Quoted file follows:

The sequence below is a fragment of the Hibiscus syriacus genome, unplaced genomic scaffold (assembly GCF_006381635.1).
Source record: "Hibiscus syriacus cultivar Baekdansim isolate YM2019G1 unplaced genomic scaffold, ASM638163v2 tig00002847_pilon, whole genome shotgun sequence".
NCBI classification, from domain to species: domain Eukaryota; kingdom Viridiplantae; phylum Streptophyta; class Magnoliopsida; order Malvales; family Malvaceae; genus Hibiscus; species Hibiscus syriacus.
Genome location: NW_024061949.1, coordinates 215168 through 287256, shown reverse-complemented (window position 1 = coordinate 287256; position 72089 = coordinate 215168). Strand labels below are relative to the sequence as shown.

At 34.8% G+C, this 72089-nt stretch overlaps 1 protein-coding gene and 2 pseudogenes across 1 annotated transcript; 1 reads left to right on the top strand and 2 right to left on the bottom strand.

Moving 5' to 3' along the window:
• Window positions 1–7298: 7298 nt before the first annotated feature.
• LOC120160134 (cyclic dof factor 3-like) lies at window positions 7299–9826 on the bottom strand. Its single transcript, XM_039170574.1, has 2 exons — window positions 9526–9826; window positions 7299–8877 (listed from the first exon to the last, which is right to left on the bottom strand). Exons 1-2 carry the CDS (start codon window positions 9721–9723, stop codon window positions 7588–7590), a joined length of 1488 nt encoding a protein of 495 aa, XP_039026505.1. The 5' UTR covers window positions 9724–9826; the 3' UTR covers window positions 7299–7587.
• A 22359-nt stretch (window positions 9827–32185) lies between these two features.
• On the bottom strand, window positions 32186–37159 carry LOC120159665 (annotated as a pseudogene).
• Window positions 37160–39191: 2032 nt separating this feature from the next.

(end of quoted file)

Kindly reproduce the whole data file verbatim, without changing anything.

The sequence below is a fragment of the Hibiscus syriacus genome, unplaced genomic scaffold (assembly GCF_006381635.1).
Source record: "Hibiscus syriacus cultivar Baekdansim isolate YM2019G1 unplaced genomic scaffold, ASM638163v2 tig00002847_pilon, whole genome shotgun sequence".
NCBI classification, from domain to species: domain Eukaryota; kingdom Viridiplantae; phylum Streptophyta; class Magnoliopsida; order Malvales; family Malvaceae; genus Hibiscus; species Hibiscus syriacus.
Genome location: NW_024061949.1, coordinates 215168 through 287256, shown reverse-complemented (window position 1 = coordinate 287256; position 72089 = coordinate 215168). Strand labels below are relative to the sequence as shown.

At 34.8% G+C, this 72089-nt stretch overlaps 1 protein-coding gene and 2 pseudogenes across 1 annotated transcript; 1 reads left to right on the top strand and 2 right to left on the bottom strand.

Moving 5' to 3' along the window:
• Window positions 1–7298: 7298 nt before the first annotated feature.
• LOC120160134 (cyclic dof factor 3-like) lies at window positions 7299–9826 on the bottom strand. Its single transcript, XM_039170574.1, has 2 exons — window positions 9526–9826; window positions 7299–8877 (listed from the first exon to the last, which is right to left on the bottom strand). Exons 1-2 carry the CDS (start codon window positions 9721–9723, stop codon window positions 7588–7590), a joined length of 1488 nt encoding a protein of 495 aa, XP_039026505.1. The 5' UTR covers window positions 9724–9826; the 3' UTR covers window positions 7299–7587.
• A 22359-nt stretch (window positions 9827–32185) lies between these two features.
• On the bottom strand, window positions 32186–37159 carry LOC120159665 (annotated as a pseudogene).
• Window positions 37160–39191: 2032 nt separating this feature from the next.